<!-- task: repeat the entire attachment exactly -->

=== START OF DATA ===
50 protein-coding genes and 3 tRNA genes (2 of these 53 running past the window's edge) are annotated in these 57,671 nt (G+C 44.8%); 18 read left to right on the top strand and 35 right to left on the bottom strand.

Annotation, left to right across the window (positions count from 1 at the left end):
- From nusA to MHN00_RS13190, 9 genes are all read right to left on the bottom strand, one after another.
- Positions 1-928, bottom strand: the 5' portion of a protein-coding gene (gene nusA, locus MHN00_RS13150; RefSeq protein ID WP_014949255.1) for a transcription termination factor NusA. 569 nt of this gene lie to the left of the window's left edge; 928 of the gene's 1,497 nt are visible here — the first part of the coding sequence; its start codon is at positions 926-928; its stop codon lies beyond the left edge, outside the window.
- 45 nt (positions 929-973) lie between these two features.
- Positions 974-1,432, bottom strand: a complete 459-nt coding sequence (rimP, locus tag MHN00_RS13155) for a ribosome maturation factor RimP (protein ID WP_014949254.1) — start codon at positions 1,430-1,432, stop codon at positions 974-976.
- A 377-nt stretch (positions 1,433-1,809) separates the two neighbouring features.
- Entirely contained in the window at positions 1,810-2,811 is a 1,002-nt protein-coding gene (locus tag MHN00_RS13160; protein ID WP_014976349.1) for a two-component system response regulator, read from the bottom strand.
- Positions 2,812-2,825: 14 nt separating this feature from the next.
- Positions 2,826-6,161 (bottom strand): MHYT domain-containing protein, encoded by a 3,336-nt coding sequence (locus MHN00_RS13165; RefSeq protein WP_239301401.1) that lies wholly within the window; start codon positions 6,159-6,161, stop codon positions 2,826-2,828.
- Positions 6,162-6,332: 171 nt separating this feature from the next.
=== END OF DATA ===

50 protein-coding genes and 3 tRNA genes (2 of these 53 running past the window's edge) are annotated in these 57,671 nt (G+C 44.8%); 18 read left to right on the top strand and 35 right to left on the bottom strand.

Annotation, left to right across the window (positions count from 1 at the left end):
- From nusA to MHN00_RS13190, 9 genes are all read right to left on the bottom strand, one after another.
- Positions 1-928, bottom strand: the 5' portion of a protein-coding gene (gene nusA, locus MHN00_RS13150; RefSeq protein ID WP_014949255.1) for a transcription termination factor NusA. 569 nt of this gene lie to the left of the window's left edge; 928 of the gene's 1,497 nt are visible here — the first part of the coding sequence; its start codon is at positions 926-928; its stop codon lies beyond the left edge, outside the window.
- 45 nt (positions 929-973) lie between these two features.
- Positions 974-1,432, bottom strand: a complete 459-nt coding sequence (rimP, locus tag MHN00_RS13155) for a ribosome maturation factor RimP (protein ID WP_014949254.1) — start codon at positions 1,430-1,432, stop codon at positions 974-976.
- A 377-nt stretch (positions 1,433-1,809) separates the two neighbouring features.
- Entirely contained in the window at positions 1,810-2,811 is a 1,002-nt protein-coding gene (locus tag MHN00_RS13160; protein ID WP_014976349.1) for a two-component system response regulator, read from the bottom strand.
- Positions 2,812-2,825: 14 nt separating this feature from the next.
- Positions 2,826-6,161 (bottom strand): MHYT domain-containing protein, encoded by a 3,336-nt coding sequence (locus MHN00_RS13165; RefSeq protein WP_239301401.1) that lies wholly within the window; start codon positions 6,159-6,161, stop codon positions 2,826-2,828.
- Positions 6,162-6,332: 171 nt separating this feature from the next.